Solidarity With Quebec
June 22nd will be the 5-month anniversary of when Quebec students first stood in the streets: When called upon to fulfill its responsibility on education, the Quebec government responded by violating more human rights through Bill-78, the bylaw prohibiting masks or bandanas at protests, and have since engaged in extreme political profiling. With Harper’s Bill C-309 set to do the same nationwide, it is more important than ever that Canadians band together to protest these egregious violations of our rights.
On May 17th, the Charest Liberals introduced Bill 78 to punish students, breaching constitutional rights of all Quebec people to freedom of association with strict regulations and harsh fines on protestors and student unions. This law is a direct violation of civil liberties.
There have been close to 3000 arrests since the beginning of the strike with almost 2000 coming in the recent weeks, after the enactment of Bill 78. Police continue to use violent tactics which have led to serious injury and permanent physical damage. Fortunately, the struggle against Bill 78 has spread across Canada and solidarity “cassarole marches” have appeared in 60 cities in Canada and around the world.
Quebec students have a long history of mobilization and student strikes. Through this, students have made major gains, reversed regressive government decisions and kept tuition fees among the lowest in Canada.
Mobilize to Take Back Education.
Decades of cuts by both federal and provincial governments have resulted in sharp tuition fees increases. High fees and debts impose a heavy burden on students and their families. Communities impoverished by social oppression are unable to get access to education; those that do get in face a loan system where the poorer you are the more you pay back in loans. Treaty rights to education for Indigenous people have been denied, while undocumented people are completely shut out.
Standardized Curriculums, Specialized to Fit the Corporate Agenda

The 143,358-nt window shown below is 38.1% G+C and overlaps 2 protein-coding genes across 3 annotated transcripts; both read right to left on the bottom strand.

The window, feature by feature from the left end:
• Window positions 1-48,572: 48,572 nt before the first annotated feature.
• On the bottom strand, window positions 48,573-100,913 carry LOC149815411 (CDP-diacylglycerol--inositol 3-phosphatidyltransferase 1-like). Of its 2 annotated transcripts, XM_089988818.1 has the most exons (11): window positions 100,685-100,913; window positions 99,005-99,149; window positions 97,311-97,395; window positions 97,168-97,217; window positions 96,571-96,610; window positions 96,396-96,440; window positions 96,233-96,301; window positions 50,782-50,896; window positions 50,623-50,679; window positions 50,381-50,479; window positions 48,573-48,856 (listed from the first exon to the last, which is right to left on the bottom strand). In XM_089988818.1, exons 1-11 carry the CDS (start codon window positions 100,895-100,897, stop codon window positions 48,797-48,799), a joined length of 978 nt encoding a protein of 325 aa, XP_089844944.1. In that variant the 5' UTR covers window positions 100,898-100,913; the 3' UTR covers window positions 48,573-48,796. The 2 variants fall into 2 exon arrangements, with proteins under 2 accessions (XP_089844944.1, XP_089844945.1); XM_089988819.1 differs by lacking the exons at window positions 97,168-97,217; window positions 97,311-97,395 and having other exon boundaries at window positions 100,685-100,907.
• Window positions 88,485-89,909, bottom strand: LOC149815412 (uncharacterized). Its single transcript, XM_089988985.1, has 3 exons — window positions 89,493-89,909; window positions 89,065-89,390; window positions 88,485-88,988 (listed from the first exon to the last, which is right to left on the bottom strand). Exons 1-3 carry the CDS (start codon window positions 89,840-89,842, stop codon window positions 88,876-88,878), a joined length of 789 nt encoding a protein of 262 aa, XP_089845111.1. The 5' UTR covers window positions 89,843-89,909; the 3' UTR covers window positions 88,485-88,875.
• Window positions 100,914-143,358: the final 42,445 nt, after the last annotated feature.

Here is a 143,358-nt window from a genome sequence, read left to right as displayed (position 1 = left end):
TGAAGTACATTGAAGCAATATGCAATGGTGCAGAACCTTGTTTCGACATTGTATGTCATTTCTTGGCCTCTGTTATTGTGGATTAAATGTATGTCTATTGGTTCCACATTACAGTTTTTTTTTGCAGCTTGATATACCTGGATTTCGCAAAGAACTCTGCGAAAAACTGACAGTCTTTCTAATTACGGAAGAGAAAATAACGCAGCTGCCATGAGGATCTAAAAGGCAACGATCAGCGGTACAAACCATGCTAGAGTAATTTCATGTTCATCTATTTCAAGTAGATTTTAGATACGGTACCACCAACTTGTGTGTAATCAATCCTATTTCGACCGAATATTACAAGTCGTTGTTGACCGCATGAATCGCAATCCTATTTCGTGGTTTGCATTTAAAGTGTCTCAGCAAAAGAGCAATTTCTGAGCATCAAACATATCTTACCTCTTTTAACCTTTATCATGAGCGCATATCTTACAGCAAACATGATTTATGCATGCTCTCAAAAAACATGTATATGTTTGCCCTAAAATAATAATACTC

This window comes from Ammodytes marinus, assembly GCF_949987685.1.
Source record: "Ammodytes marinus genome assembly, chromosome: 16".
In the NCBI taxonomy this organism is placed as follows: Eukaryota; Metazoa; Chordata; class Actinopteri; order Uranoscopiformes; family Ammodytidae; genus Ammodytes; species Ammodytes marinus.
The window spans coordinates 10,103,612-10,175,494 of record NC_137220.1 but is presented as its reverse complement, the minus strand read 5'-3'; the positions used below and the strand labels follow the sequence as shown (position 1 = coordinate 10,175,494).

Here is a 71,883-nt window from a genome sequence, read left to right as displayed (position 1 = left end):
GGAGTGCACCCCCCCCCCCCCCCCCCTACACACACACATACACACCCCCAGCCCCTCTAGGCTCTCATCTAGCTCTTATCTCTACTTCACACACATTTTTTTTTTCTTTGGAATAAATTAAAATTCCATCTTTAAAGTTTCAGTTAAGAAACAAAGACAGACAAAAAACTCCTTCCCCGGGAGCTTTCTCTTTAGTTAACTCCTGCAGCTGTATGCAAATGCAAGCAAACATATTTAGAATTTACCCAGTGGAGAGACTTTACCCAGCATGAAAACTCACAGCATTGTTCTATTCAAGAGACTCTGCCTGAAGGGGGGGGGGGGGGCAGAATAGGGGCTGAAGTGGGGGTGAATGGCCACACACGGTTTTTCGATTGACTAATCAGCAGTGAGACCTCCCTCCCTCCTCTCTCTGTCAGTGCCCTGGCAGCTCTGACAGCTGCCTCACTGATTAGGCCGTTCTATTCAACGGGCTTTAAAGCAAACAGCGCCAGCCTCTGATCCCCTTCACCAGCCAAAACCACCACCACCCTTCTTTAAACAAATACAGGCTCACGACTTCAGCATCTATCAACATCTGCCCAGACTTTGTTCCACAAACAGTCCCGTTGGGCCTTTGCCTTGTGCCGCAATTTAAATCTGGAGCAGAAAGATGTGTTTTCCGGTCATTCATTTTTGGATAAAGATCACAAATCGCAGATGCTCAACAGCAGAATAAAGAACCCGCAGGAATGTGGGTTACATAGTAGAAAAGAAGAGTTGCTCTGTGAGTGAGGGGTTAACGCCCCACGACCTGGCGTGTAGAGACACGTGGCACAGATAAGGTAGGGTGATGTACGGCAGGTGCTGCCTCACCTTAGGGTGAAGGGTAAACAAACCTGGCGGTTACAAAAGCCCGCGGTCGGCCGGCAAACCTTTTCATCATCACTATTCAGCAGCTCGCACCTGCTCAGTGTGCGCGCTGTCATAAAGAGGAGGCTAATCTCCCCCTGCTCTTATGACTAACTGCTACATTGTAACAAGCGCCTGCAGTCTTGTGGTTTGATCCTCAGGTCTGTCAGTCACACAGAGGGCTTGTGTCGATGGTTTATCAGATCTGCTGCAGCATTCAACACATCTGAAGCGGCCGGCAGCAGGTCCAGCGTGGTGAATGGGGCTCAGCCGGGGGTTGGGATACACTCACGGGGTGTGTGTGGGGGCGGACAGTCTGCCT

Universities are increasingly placing profit ahead of education; furthermore, many of us graduate to a jobless future. Since 1990, Ontario household incomes have remained stagnant with rising levels of household debt (from 90% of disposable income 20 years ago to 150% today.) Since 1990, tuition fees have seen a real increase, 224%, with Ontario now home to the highest fees in the country. Student investment through ancillary and tuition fees will be greater than the governments for the first time in the history of the province. The new “30% tuition fee grant” excludes more than two-thirds of students in Ontario, paid for, in large part, by the discontinuation of other grants.
Charivari, a form of political protest dating back to the 16th century, is a peaceful method of bringing attention to socially unacceptable behaviour, especially that of government. Quebec has again brought the charivari back to life through casseroles and masquerades; and, on June 22nd, we bring this protest in the form of masquerade to the streets of Toronto. Our targets are the federal and provincial governments, our reason: the continued exploitation of students and perversion of the education system through privatization, cuts to funding, and mounting debt.
The streets of Toronto: filled with the most beautiful masks and costumes – a party. A party with a purpose: to heckle our governments for their dehumanizing policies, and their unwillingness to respect, protect, and fulfill those most fundamental rights which they already agreed to decades ago. Demand your right to education be upheld, and tuition fees eradicated.
When: June 22, 2012, 7 PM
Where: St. George Subway Station, (Bloor and University)
For more information visit the Ontario Student Mobilization Coalition, OSMC.ca